This lab will give you a chance to work with some key features of input and output in Java programming. These topics are covered in Section 1.5 of your text.
To complete this project, follow the steps listed below:
Before moving on, you should take the time to look over the source code for RandomSeq.java. Hopefully you will have no trouble seeing what this program should do when you run it, but ask your lab instructor about anything that might seem unclear.
Important reminder: for our purposes it will not be sufficient merely to compile individual source files. Unfortunately, this is all that happens if you right-click on a source file and select the Compile File option. Instead you want to use the Build or Clean and Build option. This compiles all the source files in your project, and it creates the dist subfolder containing the distribution JAR file named Lab05.jar. As usual, we will be using this JAR file to run individual project files from the terminal window.
java -cp dist/Lab05.jar RandomSeq 10
You should now be staring at a list of 10 random real values in the terminal window.
which creates a new textfile named randomseq.txt and makes it the standard output for this invocation of RandomSeq. If you now use ls to list the files in your Lab05 folder, you should see randomseq.txt as well as the usual NetBeans subfolders. You can use either the cat or more command to list the contents of randomseq.txt.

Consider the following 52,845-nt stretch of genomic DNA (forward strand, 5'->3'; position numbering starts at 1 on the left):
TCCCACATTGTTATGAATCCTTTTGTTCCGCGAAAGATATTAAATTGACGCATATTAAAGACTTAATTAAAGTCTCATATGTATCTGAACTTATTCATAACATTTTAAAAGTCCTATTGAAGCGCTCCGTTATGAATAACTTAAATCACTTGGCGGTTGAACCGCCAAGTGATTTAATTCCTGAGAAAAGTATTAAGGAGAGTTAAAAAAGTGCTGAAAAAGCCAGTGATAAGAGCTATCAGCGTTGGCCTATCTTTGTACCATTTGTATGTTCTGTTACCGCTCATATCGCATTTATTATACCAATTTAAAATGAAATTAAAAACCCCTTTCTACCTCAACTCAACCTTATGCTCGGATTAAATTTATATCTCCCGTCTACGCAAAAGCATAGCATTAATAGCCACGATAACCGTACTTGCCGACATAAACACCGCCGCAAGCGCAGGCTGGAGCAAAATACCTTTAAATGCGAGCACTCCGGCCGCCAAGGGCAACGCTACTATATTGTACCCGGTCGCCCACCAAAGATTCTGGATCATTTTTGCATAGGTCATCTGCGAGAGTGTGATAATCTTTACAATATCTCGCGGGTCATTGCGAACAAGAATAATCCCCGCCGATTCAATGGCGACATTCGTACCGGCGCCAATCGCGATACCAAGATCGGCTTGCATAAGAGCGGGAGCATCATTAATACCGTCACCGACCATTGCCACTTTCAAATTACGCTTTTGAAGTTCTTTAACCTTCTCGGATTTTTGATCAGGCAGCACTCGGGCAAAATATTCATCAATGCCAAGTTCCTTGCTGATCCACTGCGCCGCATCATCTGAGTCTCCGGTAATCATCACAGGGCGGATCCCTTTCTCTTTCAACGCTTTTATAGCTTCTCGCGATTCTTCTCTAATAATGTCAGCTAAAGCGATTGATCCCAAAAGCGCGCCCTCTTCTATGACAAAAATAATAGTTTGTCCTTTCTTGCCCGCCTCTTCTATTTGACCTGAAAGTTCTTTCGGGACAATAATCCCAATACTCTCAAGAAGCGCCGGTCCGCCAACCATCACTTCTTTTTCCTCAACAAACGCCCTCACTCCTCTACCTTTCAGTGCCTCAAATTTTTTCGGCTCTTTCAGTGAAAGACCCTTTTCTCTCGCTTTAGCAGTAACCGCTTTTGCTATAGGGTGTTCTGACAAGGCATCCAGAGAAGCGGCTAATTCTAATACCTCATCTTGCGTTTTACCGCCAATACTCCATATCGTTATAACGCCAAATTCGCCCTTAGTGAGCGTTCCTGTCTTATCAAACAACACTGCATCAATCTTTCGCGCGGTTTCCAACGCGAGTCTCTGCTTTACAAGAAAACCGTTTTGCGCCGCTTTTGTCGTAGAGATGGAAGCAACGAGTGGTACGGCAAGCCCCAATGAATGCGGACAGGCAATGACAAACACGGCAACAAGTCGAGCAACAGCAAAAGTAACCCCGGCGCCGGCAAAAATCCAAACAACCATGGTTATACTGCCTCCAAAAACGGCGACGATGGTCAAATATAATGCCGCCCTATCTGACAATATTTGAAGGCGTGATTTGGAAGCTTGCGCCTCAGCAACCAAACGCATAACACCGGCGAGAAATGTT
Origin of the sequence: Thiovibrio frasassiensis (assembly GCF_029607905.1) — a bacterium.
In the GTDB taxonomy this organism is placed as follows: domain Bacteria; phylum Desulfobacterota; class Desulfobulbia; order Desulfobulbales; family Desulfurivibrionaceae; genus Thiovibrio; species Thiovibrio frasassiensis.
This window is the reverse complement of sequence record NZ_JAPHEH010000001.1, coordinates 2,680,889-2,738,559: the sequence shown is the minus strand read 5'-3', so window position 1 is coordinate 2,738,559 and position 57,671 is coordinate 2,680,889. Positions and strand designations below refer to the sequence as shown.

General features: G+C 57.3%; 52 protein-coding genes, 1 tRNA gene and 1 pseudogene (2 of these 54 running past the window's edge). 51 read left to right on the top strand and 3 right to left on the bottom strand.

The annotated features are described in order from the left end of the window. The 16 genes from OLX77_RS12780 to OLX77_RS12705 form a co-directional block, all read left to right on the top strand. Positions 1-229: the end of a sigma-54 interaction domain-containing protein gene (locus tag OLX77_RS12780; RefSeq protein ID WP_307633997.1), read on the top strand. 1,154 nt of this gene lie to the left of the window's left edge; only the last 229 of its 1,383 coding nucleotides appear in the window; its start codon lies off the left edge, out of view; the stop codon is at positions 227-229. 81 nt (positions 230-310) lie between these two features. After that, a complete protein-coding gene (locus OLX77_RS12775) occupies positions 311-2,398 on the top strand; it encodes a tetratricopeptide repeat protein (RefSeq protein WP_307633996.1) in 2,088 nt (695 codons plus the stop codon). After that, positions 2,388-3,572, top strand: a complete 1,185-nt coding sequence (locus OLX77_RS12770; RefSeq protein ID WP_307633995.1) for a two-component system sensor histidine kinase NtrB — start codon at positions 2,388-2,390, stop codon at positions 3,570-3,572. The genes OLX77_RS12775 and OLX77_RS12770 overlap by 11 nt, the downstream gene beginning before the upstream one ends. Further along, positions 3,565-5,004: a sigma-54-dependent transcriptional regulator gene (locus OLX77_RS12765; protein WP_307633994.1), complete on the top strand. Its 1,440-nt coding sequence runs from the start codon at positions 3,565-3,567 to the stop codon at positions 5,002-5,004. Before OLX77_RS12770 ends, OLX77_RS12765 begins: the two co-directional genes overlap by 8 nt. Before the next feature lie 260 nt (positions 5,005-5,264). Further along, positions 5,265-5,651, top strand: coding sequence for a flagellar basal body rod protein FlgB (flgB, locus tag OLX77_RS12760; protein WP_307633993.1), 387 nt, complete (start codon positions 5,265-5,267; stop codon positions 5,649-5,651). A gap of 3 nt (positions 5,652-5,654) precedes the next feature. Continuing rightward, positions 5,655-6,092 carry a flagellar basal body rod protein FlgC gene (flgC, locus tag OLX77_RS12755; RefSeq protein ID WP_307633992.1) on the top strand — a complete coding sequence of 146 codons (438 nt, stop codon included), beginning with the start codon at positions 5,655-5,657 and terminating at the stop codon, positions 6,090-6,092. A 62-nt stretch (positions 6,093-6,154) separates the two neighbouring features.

java -cp dist/Lab05.jar RandomSeq 10 > randomseq.txt
Of course you could choose other names for the output file. You can also supply a complete or relative pathname (not just a base name) to create the file in some other folder. For instance, try
and then see if you can find the new file randomseq2.txt.
java -cp dist/Lab05.jar RandomSeq 10 > ../randomseq2.txt
First you need to download these libraries, either from the Booksite or directly from the links above, and add them to the default package for your project. While you are at it, you will also want to download another library class named StdDraw.java, which is intended to help you write programs for drawing graphics.
java -cp dist/Lab05.jar RandomSeq 10
Hopefully you now see the same sort of display in the terminal window that the original version produced...
This statement prints a single random value on a line, just like the println() statement in RandomSeq.java. But it prints the value using a format specifier string that specifies the total number of character spaces used to display it (7 in this case), as well as the number of digits shown after the decimal point (5).
Try out this feature now, by replacing the println() statement in RandomSeq by the printf() version as written above. Rebuild the project and run RandomSeq to see the formatted values. We will use the new version for the rest of this lab.
Note: As of Java 1.5 there is a standard System.out.printf() statement, which is quite similar to the textbook StdOut version.
Now return to the terminal window, and enter the command